I got held up on my way to Union Station today. Or at least I think I did.
I had finished up early at court and was heading over to the station to catch the next MARC train, and I was walking through what you could euphemistically call a “transitional” neighborhood near the food kitchen on E Street.
I was sweaty and hot and regretting I hadn’t driven to D.C. that morning when I turned around to see two young men rapidly closing the distance behind me. I don’t think they expected me to turn around so quickly so I may have thrown off their timing a bit. One of the men stopped in his tracks as soon as I turned. The other — a shorter, younger-looking guy wearing a hoodie in 90 degree weather — got up into my face: “Let me hold a dollar for you,” he said. He was doing this head-bobbing thing, while accentuating the ‘hood in his accent.
My wife and I tell our children that if they are ever the victim of a robbery, they are to immediately surrender everything they have. Nothing is worth risking their lives for. As it turns out, that is easier said than done.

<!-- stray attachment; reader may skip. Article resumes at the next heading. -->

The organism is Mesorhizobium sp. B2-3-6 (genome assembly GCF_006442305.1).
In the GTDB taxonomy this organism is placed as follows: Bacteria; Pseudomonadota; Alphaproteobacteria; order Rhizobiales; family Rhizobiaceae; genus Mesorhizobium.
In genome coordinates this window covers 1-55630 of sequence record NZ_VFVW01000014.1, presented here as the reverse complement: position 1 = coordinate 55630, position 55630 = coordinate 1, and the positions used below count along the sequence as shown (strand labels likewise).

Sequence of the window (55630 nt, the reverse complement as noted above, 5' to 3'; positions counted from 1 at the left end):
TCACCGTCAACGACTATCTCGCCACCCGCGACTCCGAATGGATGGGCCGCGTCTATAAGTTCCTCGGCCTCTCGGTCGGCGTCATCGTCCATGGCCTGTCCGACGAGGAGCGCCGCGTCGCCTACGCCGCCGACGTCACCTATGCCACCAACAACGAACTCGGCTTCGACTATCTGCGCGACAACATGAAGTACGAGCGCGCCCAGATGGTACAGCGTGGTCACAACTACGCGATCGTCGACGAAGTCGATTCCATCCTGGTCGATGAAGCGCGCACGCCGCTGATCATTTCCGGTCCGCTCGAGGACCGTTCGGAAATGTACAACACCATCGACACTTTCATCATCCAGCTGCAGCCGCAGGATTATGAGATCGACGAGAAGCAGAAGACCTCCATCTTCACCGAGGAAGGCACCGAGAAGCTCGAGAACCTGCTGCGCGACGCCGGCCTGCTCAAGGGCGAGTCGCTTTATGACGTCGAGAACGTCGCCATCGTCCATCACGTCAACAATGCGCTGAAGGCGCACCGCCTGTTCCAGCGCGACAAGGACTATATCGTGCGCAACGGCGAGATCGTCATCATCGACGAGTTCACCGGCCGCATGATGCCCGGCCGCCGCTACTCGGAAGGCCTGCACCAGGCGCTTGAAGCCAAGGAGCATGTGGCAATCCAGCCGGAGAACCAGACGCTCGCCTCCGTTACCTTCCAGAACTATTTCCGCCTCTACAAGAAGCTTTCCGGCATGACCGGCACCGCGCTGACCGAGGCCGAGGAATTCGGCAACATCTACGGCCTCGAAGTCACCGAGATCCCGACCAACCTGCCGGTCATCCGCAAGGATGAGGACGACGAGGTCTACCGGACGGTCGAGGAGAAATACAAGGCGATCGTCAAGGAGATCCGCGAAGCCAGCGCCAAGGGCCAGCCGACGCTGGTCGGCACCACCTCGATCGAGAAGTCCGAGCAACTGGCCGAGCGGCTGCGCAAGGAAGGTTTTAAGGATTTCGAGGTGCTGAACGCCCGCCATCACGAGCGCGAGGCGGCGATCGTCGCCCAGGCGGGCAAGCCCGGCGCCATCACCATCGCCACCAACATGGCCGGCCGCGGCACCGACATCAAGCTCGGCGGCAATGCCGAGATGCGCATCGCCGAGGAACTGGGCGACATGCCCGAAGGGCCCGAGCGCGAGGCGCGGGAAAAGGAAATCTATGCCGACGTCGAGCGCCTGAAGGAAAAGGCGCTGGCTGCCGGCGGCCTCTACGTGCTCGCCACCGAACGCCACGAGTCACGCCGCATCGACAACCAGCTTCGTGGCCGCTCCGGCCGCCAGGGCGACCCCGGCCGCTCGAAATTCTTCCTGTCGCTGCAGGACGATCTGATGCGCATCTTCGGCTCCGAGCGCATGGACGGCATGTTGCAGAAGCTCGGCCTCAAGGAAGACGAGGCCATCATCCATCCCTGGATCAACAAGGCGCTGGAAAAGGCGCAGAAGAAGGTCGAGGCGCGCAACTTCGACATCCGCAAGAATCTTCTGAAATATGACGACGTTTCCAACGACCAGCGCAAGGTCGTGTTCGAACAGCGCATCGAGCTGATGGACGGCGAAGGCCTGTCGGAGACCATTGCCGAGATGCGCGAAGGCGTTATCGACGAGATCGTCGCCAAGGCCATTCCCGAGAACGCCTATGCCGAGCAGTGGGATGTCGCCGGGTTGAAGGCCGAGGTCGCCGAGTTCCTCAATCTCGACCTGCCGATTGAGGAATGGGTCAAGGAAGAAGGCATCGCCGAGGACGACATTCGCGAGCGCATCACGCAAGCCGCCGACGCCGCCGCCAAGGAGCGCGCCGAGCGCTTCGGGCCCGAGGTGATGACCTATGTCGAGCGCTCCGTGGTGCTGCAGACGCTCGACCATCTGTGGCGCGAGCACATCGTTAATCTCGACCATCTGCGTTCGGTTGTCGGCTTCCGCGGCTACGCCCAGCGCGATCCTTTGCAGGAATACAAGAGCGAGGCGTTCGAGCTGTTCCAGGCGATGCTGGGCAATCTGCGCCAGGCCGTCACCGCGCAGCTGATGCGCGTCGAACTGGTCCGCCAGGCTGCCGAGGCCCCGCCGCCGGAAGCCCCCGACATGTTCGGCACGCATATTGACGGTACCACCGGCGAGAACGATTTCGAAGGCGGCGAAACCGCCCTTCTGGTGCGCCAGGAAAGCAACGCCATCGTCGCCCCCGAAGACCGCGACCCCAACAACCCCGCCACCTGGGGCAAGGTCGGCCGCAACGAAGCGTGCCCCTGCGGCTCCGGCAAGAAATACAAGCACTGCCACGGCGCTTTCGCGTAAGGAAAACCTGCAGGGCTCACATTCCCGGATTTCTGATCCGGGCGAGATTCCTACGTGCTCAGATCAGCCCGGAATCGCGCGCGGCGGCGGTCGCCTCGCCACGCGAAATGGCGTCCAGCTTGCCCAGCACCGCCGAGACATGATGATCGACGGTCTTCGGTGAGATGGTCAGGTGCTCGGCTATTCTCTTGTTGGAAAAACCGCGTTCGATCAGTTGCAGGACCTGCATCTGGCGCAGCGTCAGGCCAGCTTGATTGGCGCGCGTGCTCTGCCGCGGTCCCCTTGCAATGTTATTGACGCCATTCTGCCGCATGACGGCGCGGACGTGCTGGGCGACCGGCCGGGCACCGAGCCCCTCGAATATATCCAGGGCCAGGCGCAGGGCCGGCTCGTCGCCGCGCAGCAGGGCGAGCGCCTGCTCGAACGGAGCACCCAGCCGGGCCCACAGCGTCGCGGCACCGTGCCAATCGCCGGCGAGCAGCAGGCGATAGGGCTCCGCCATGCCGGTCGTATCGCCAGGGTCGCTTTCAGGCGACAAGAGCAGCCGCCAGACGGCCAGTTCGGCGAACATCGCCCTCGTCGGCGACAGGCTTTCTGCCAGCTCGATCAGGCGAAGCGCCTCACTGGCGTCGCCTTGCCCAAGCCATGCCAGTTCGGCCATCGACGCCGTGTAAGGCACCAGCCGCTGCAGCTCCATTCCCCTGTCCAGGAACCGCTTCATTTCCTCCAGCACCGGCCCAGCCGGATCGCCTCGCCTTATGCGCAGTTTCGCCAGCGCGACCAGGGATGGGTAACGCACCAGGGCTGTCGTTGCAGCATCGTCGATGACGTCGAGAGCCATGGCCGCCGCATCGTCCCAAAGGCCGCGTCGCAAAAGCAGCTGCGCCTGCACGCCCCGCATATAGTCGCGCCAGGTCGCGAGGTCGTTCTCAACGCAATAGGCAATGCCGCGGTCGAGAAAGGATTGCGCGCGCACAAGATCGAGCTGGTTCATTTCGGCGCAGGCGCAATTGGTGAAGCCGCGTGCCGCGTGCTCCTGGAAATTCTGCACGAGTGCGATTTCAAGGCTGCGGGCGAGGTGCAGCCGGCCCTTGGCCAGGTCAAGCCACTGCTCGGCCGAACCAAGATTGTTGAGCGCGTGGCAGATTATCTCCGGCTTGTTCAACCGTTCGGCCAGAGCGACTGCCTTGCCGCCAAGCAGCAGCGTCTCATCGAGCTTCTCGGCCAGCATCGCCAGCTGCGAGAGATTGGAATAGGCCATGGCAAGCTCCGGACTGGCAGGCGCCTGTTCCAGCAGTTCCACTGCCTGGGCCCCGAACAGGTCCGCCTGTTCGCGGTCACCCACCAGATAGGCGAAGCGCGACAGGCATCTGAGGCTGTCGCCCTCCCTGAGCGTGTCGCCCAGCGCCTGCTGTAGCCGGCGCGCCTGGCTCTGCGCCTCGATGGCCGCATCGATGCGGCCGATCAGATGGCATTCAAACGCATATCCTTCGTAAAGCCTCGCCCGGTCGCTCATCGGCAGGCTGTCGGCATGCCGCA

It took me a moment to realize what was going on. My first reaction was surprise: Really? You are going to do this in broad daylight with all these people around?
My second reaction was to think: Hey, isn’t that funny? I was just talking to my wife about this. I was telling her that, given how much time I spend around criminals, it is hard for me to be concerned about becoming the victim of a crime. The mystery, the allure, is just gone. I know the terrible things these people can do. I also see them at their most vulnerable.
Finally, with the rush of adrenaline, came anger. Believe me, sir, I told him. You do not want to mess with me today.
And apparently he didn’t. He kept up the chatter but he did back away and when I looked back a couple of minutes later, the two men had disappeared from view.
There was no weapon, and no threat of a weapon, and, for all I know, they may have been pan-handling, not robbing me. But the one thing I do know is this: I have no recollection at all of what the taller guy looked like, and I know I could not pick the other guy out in a line-up. That is, of course, unless they showed me a photo array with only one guy wearing a hoodie. Then I would have him. Then I would know him for sure.